A report by the French Institute of International Relations (Ifri) looks at the geostrategic importance of France’s overseas territories.

The authors identify four high-risk areas for conflict that could harm French and European interests: the Taiwan Strait, the South China Sea, the Korean peninsula and the northern Indian Ocean (around the Iranian question). Maritime transport could be affected, as could energy supplies and digital flows. This would pose three threats for France: the protection of its overseas territories and inhabitants, the security of maritime flows and the credibility of its role as a power in the Indo-Pacific.

Greater coordination with the overseas territories

Against this backdrop, the authors of the report recommend more pragmatism, and in particular systematic coordination with the overseas territories. The idea would be to impose fewer solutions on the overseas territories and to consult them more.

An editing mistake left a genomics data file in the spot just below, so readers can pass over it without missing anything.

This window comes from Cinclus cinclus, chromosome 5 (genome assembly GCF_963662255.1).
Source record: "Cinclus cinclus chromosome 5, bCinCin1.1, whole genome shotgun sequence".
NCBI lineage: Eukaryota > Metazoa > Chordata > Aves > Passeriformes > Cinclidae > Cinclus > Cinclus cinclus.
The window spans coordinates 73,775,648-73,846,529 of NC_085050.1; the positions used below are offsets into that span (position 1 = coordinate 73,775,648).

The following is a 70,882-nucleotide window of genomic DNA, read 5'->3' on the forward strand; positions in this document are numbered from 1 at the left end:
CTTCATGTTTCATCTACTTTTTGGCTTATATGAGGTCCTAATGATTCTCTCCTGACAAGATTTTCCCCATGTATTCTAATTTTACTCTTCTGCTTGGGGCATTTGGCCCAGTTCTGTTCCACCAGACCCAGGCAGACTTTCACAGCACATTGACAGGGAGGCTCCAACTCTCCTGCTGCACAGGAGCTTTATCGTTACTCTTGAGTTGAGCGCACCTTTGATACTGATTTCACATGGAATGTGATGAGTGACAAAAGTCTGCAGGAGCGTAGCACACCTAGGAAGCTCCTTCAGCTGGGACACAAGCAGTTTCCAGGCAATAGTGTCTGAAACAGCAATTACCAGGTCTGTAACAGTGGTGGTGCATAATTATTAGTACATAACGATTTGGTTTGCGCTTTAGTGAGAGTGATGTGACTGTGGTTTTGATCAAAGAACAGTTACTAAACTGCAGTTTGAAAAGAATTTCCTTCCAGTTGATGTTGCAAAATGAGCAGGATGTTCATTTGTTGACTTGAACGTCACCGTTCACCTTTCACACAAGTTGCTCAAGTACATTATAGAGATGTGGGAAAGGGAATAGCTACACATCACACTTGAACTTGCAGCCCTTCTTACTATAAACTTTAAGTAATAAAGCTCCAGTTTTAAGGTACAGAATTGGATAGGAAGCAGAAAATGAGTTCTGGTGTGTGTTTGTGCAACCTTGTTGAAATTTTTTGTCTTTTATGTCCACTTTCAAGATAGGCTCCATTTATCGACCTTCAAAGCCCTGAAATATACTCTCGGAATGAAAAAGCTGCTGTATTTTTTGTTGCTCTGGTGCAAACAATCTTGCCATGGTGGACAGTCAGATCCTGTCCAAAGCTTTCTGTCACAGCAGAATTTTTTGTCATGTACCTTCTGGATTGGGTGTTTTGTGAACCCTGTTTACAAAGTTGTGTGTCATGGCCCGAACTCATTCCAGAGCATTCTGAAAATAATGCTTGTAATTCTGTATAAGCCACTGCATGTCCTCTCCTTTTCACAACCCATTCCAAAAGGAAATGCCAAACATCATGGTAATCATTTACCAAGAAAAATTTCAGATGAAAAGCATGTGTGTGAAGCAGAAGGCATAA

According to the report, “The local authorities now have significant powers over the management of their economic zones (EEZs). They are actively involved in exercising these powers. France’s Indo-Pacific strategy must be developed in close consultation with local elected representatives”.

Settling the colonial question

The study states that France should address its colonial history with transparency in the region, “because its legitimacy to act and its credibility in the Indopacific stem largely from its overseas territories”. This is no doubt why President Macron has proposed to Caledonia “a path of forgiveness” between France and Caledonia. For France’s Indo-Pacific strategy to be truly effective, the issue of the end of the Nouméa Accord, scheduled for next year, must be resolved. It is easy to understand why the French government is in such a hurry for New Caledonia’s elected representatives to come up with a new agreement for the country’s next institutions…